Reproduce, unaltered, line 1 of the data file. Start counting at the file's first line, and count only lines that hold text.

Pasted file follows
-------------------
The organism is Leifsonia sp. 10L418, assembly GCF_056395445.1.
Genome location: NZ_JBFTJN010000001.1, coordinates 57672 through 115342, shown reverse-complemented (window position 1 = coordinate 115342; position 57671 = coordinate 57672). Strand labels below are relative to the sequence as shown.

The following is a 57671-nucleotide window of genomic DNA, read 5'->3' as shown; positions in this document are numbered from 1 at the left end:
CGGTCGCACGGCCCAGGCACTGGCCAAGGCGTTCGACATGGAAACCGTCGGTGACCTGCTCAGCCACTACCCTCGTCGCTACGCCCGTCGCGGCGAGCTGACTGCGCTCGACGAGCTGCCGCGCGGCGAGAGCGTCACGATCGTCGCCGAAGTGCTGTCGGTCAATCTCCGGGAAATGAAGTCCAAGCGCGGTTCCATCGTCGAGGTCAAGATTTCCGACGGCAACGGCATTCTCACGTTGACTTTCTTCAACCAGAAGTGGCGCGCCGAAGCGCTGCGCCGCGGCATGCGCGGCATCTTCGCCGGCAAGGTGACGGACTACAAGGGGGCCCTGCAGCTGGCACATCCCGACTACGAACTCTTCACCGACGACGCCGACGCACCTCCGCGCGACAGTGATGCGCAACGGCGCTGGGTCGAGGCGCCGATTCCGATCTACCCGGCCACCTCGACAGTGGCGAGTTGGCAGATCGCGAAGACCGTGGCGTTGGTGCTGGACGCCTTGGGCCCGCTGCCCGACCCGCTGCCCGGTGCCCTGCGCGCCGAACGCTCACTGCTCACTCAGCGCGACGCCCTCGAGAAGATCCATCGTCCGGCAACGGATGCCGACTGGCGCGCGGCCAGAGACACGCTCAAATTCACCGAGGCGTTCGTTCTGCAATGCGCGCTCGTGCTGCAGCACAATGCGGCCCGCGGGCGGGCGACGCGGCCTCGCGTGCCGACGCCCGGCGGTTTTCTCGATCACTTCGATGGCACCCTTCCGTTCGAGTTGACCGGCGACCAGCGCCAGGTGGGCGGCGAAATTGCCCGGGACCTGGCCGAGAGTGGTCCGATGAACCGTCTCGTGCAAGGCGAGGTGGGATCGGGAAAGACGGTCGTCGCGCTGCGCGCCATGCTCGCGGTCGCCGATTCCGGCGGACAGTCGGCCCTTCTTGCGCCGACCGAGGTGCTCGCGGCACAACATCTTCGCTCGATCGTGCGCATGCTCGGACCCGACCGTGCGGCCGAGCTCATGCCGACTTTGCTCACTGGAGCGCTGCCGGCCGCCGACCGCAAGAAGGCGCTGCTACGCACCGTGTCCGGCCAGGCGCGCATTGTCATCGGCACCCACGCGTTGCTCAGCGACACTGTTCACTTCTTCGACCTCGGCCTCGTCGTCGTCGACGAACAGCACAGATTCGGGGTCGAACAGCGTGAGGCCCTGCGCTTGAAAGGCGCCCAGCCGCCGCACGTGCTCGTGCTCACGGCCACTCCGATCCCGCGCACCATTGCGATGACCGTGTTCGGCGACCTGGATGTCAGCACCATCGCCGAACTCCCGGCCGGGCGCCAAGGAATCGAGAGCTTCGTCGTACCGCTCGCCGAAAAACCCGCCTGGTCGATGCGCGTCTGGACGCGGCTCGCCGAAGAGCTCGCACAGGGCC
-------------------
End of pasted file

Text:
The organism is Leifsonia sp. 10L418, assembly GCF_056395445.1.